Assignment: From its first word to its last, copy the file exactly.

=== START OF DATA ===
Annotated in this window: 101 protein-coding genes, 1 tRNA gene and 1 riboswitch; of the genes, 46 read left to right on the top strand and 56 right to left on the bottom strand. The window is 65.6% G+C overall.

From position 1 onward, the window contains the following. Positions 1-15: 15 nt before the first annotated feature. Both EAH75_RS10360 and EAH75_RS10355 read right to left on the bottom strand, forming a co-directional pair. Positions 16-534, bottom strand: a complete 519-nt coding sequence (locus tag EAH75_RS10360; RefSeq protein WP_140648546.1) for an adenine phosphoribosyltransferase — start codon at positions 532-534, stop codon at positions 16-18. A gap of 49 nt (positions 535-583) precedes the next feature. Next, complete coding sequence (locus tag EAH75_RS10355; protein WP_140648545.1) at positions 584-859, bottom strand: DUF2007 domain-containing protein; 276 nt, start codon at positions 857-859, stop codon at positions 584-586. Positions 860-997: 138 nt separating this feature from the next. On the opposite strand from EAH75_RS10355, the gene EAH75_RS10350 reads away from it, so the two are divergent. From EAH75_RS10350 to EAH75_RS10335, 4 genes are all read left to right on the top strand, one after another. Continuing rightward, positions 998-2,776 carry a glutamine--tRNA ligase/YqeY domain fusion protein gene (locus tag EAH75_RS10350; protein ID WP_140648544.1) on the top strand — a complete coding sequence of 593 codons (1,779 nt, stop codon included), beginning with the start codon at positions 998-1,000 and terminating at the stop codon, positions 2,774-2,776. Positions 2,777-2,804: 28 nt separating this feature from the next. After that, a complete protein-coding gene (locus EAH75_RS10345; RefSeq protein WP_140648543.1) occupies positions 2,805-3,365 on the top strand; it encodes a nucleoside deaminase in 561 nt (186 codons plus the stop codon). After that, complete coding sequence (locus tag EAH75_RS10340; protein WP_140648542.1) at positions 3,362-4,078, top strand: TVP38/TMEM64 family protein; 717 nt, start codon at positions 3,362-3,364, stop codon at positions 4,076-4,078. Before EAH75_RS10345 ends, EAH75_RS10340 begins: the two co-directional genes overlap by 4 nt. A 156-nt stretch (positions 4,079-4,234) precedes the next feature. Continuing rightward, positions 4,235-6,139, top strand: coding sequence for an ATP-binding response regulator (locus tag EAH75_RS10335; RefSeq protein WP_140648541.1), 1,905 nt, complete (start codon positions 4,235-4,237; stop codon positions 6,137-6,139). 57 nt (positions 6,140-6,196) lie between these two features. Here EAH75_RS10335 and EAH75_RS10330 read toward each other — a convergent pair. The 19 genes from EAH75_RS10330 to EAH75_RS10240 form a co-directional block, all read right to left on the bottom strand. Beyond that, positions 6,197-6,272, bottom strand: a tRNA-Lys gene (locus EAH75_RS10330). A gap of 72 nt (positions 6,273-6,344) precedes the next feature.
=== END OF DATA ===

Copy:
Annotated in this window: 101 protein-coding genes, 1 tRNA gene and 1 riboswitch; of the genes, 46 read left to right on the top strand and 56 right to left on the bottom strand. The window is 65.6% G+C overall.

From position 1 onward, the window contains the following. Positions 1-15: 15 nt before the first annotated feature. Both EAH75_RS10360 and EAH75_RS10355 read right to left on the bottom strand, forming a co-directional pair. Positions 16-534, bottom strand: a complete 519-nt coding sequence (locus tag EAH75_RS10360; RefSeq protein WP_140648546.1) for an adenine phosphoribosyltransferase — start codon at positions 532-534, stop codon at positions 16-18. A gap of 49 nt (positions 535-583) precedes the next feature. Next, complete coding sequence (locus tag EAH75_RS10355; protein WP_140648545.1) at positions 584-859, bottom strand: DUF2007 domain-containing protein; 276 nt, start codon at positions 857-859, stop codon at positions 584-586. Positions 860-997: 138 nt separating this feature from the next. On the opposite strand from EAH75_RS10355, the gene EAH75_RS10350 reads away from it, so the two are divergent. From EAH75_RS10350 to EAH75_RS10335, 4 genes are all read left to right on the top strand, one after another. Continuing rightward, positions 998-2,776 carry a glutamine--tRNA ligase/YqeY domain fusion protein gene (locus tag EAH75_RS10350; protein ID WP_140648544.1) on the top strand — a complete coding sequence of 593 codons (1,779 nt, stop codon included), beginning with the start codon at positions 998-1,000 and terminating at the stop codon, positions 2,774-2,776. Positions 2,777-2,804: 28 nt separating this feature from the next. After that, a complete protein-coding gene (locus EAH75_RS10345; RefSeq protein WP_140648543.1) occupies positions 2,805-3,365 on the top strand; it encodes a nucleoside deaminase in 561 nt (186 codons plus the stop codon). After that, complete coding sequence (locus tag EAH75_RS10340; protein WP_140648542.1) at positions 3,362-4,078, top strand: TVP38/TMEM64 family protein; 717 nt, start codon at positions 3,362-3,364, stop codon at positions 4,076-4,078. Before EAH75_RS10345 ends, EAH75_RS10340 begins: the two co-directional genes overlap by 4 nt. A 156-nt stretch (positions 4,079-4,234) precedes the next feature. Continuing rightward, positions 4,235-6,139, top strand: coding sequence for an ATP-binding response regulator (locus tag EAH75_RS10335; RefSeq protein WP_140648541.1), 1,905 nt, complete (start codon positions 4,235-4,237; stop codon positions 6,137-6,139). 57 nt (positions 6,140-6,196) lie between these two features. Here EAH75_RS10335 and EAH75_RS10330 read toward each other — a convergent pair. The 19 genes from EAH75_RS10330 to EAH75_RS10240 form a co-directional block, all read right to left on the bottom strand. Beyond that, positions 6,197-6,272, bottom strand: a tRNA-Lys gene (locus EAH75_RS10330). A gap of 72 nt (positions 6,273-6,344) precedes the next feature.